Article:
Are You Out of Control? Internal Controls for Contractors


By Joe Bruce

Given the holiday season, most individuals would assume that I’m referring to their preparedness for Christmas or New Year’s, having relatives in town or having the kids off from school for a few weeks.  And while all that may be true, what I’m really asking is about your internal controls.  Do you have adequate internal controls to identify and mitigate risk, to allow your company to function properly when you are not around, to give you piece of mind that your company is not overly exposed due to its limited control environment.

Key Internal Controls Areas

Often, contractors have similar responses when internal control issues are brought to their attention.  Limited time, resources and headcount are all too familiar hurdles that enable internal control deficiencies to continue to exist.  Here are six internal control areas that you can’t afford to ignore any longer.

  1. Customer/Owner Selection - What are your processes and controls around customer/owner selection?  Do you have past experience (successful) with the owner?  Experience (and success) doing that type of project or in that city or state?  How are key go/no go decisions reached on difficult projects?
  2. Contract Estimate and Bidding - Do you have formalized written procedures and policies around bidding process?  How do you ensure that your current backlog and operating results don’t influence the estimating and bid process?  Do you have appropriate supplier and subcontractor prequalification process?  How reliable and accurate is your estimating/bidding process?  Are you bidding projects with more than 4 or 5 other bidders?  Are there significant bid spreads on contracts that you have been awarded?
  3. Monitoring and Estimates to Complete - How timely and accurately do you capture costs and identify issues?  Are your procurement processes centralized and complete (invoices not sitting on project manager’s desk or at job site)?  Are lookback analyses completed by project, project manager, type of work, to identify trends and potential issues?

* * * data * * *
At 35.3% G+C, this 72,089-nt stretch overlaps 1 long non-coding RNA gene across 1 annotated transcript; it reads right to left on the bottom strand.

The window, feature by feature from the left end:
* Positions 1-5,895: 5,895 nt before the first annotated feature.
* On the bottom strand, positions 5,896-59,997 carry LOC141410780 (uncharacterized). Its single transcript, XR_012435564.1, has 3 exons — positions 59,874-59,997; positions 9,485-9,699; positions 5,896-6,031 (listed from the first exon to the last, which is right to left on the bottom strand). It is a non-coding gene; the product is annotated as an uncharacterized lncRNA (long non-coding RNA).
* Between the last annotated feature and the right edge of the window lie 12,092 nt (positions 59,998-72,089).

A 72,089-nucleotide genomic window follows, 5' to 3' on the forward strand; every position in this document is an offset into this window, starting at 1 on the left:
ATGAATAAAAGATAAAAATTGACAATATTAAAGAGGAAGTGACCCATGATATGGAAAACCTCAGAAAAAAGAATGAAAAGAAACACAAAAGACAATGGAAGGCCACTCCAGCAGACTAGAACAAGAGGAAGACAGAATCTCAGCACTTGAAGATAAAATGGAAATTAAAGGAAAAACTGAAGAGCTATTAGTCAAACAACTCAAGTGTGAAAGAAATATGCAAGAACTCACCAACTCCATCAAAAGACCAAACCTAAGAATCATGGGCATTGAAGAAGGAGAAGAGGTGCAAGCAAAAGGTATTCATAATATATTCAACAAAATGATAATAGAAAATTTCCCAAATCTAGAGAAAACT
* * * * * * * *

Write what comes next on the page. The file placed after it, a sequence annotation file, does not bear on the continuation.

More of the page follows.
4. Change Order Management - Are change orders presented and executed in a timely manner?  Are costs properly identified and captured within the system?  Are there formal written policies and procedures around change orders and claims, including clear and consistent guidance on proper revenue recognition?  Is the tone set by management regarding revenue recognition appropriate and consistently in line with the policy (not on a case by case basis or as needed)?
  5. Billing Practices and Collection - Do you know your owner’s approval and payment process?  What is your corporate culture regarding under-billings and past due receivables?  What is your process regarding collection of retainage and past due receivables?  Are projects evaluated from a “net cash flow” position and followed-up on accordingly?
  6. Financial Statements - Are there formal written policies and procedures regarding financial statements preparation?  Are the financial statements completed accurately and on time (without substantial auditor adjustments)?  Are the disclosures in the financial statements neutral, consistent and clear with appropriate construction industry requirements?  Are your accounting policies, particularly around revenue recognition, consistently and appropriately applied?

While it may seem to be the easiest course of action regarding internal control deficiencies is to continue kicking the can down the street, that inaction does nothing to protect your company’s resources, improve the reliability of your financial statements or limit and mitigate risk to your company.  If your internal control environment has you feeling out of control, it’s time to contact an advisor in the Schneider Downs Construction Industry group to identify solutions for your internal control needs.  

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© 2018 Schneider Downs. All rights-reserved. All content on this site is property of Schneider Downs unless otherwise noted and should not be used without written permission.